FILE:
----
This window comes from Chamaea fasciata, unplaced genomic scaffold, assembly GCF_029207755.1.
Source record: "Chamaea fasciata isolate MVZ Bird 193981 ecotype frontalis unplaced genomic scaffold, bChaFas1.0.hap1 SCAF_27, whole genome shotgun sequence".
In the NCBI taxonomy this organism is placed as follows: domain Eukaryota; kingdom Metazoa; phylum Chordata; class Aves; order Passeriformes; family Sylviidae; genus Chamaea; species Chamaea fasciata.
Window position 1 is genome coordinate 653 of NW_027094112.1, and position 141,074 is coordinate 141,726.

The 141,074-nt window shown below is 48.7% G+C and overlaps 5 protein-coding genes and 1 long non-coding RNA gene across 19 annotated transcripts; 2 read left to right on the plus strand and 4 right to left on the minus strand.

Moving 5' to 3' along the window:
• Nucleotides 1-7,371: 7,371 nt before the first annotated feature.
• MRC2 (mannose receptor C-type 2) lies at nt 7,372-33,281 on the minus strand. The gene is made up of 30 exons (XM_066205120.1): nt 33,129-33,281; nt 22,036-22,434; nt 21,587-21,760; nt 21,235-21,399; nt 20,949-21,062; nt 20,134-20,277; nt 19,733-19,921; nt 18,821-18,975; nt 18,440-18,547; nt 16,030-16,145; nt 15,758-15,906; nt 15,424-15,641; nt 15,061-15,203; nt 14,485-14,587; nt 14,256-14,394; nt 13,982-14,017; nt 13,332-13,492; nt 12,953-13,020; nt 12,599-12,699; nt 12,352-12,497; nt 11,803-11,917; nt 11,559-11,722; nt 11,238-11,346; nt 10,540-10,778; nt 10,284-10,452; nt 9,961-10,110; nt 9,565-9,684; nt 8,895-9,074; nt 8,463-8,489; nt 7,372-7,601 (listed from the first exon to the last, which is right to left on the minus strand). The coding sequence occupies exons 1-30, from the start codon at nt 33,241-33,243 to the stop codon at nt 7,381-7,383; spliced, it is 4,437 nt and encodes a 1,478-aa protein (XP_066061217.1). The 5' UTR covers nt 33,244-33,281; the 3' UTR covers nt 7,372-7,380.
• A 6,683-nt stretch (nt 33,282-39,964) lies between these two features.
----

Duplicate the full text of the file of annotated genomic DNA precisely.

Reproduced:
This window comes from Chamaea fasciata, unplaced genomic scaffold, assembly GCF_029207755.1.
Source record: "Chamaea fasciata isolate MVZ Bird 193981 ecotype frontalis unplaced genomic scaffold, bChaFas1.0.hap1 SCAF_27, whole genome shotgun sequence".
In the NCBI taxonomy this organism is placed as follows: domain Eukaryota; kingdom Metazoa; phylum Chordata; class Aves; order Passeriformes; family Sylviidae; genus Chamaea; species Chamaea fasciata.
Window position 1 is genome coordinate 653 of NW_027094112.1, and position 141,074 is coordinate 141,726.

The 141,074-nt window shown below is 48.7% G+C and overlaps 5 protein-coding genes and 1 long non-coding RNA gene across 19 annotated transcripts; 2 read left to right on the plus strand and 4 right to left on the minus strand.

Moving 5' to 3' along the window:
• Nucleotides 1-7,371: 7,371 nt before the first annotated feature.
• MRC2 (mannose receptor C-type 2) lies at nt 7,372-33,281 on the minus strand. The gene is made up of 30 exons (XM_066205120.1): nt 33,129-33,281; nt 22,036-22,434; nt 21,587-21,760; nt 21,235-21,399; nt 20,949-21,062; nt 20,134-20,277; nt 19,733-19,921; nt 18,821-18,975; nt 18,440-18,547; nt 16,030-16,145; nt 15,758-15,906; nt 15,424-15,641; nt 15,061-15,203; nt 14,485-14,587; nt 14,256-14,394; nt 13,982-14,017; nt 13,332-13,492; nt 12,953-13,020; nt 12,599-12,699; nt 12,352-12,497; nt 11,803-11,917; nt 11,559-11,722; nt 11,238-11,346; nt 10,540-10,778; nt 10,284-10,452; nt 9,961-10,110; nt 9,565-9,684; nt 8,895-9,074; nt 8,463-8,489; nt 7,372-7,601 (listed from the first exon to the last, which is right to left on the minus strand). The coding sequence occupies exons 1-30, from the start codon at nt 33,241-33,243 to the stop codon at nt 7,381-7,383; spliced, it is 4,437 nt and encodes a 1,478-aa protein (XP_066061217.1). The 5' UTR covers nt 33,244-33,281; the 3' UTR covers nt 7,372-7,380.
• A 6,683-nt stretch (nt 33,282-39,964) lies between these two features.